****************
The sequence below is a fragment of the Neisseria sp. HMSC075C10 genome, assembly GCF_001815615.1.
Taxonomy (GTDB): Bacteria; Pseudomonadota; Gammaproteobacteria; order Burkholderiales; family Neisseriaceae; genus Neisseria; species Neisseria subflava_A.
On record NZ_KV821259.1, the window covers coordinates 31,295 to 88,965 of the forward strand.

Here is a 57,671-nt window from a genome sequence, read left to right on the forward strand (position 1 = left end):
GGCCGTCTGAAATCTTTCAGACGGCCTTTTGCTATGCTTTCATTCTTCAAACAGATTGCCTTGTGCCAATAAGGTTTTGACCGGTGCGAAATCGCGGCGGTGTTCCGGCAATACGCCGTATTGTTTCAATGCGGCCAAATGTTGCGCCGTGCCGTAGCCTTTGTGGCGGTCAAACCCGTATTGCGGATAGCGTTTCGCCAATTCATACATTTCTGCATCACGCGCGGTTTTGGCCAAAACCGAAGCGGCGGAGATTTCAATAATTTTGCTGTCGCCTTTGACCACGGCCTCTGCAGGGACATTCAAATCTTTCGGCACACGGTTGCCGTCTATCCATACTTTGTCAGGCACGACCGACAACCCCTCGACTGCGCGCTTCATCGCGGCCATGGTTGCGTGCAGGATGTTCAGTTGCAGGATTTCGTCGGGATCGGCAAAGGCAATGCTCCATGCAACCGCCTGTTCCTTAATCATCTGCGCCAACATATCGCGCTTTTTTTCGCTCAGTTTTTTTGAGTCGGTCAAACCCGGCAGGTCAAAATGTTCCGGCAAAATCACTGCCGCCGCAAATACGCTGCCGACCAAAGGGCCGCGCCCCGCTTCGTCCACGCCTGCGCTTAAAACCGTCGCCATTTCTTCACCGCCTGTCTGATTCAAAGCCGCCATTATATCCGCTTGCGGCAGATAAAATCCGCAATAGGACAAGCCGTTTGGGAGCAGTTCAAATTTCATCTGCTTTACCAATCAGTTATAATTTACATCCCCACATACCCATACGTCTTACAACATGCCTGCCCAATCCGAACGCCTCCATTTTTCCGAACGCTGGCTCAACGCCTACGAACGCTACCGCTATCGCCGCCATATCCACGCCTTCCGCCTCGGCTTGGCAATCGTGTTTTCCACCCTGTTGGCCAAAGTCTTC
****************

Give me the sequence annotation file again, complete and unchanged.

The sequence below is a fragment of the Neisseria sp. HMSC075C10 genome, assembly GCF_001815615.1.
Taxonomy (GTDB): Bacteria; Pseudomonadota; Gammaproteobacteria; order Burkholderiales; family Neisseriaceae; genus Neisseria; species Neisseria subflava_A.
On record NZ_KV821259.1, the window covers coordinates 31,295 to 88,965 of the forward strand.

Here is a 57,671-nt window from a genome sequence, read left to right on the forward strand (position 1 = left end):
GGCCGTCTGAAATCTTTCAGACGGCCTTTTGCTATGCTTTCATTCTTCAAACAGATTGCCTTGTGCCAATAAGGTTTTGACCGGTGCGAAATCGCGGCGGTGTTCCGGCAATACGCCGTATTGTTTCAATGCGGCCAAATGTTGCGCCGTGCCGTAGCCTTTGTGGCGGTCAAACCCGTATTGCGGATAGCGTTTCGCCAATTCATACATTTCTGCATCACGCGCGGTTTTGGCCAAAACCGAAGCGGCGGAGATTTCAATAATTTTGCTGTCGCCTTTGACCACGGCCTCTGCAGGGACATTCAAATCTTTCGGCACACGGTTGCCGTCTATCCATACTTTGTCAGGCACGACCGACAACCCCTCGACTGCGCGCTTCATCGCGGCCATGGTTGCGTGCAGGATGTTCAGTTGCAGGATTTCGTCGGGATCGGCAAAGGCAATGCTCCATGCAACCGCCTGTTCCTTAATCATCTGCGCCAACATATCGCGCTTTTTTTCGCTCAGTTTTTTTGAGTCGGTCAAACCCGGCAGGTCAAAATGTTCCGGCAAAATCACTGCCGCCGCAAATACGCTGCCGACCAAAGGGCCGCGCCCCGCTTCGTCCACGCCTGCGCTTAAAACCGTCGCCATTTCTTCACCGCCTGTCTGATTCAAAGCCGCCATTATATCCGCTTGCGGCAGATAAAATCCGCAATAGGACAAGCCGTTTGGGAGCAGTTCAAATTTCATCTGCTTTACCAATCAGTTATAATTTACATCCCCACATACCCATACGTCTTACAACATGCCTGCCCAATCCGAACGCCTCCATTTTTCCGAACGCTGGCTCAACGCCTACGAACGCTACCGCTATCGCCGCCATATCCACGCCTTCCGCCTCGGCTTGGCAATCGTGTTTTCCACCCTGTTGGCCAAAGTCTTC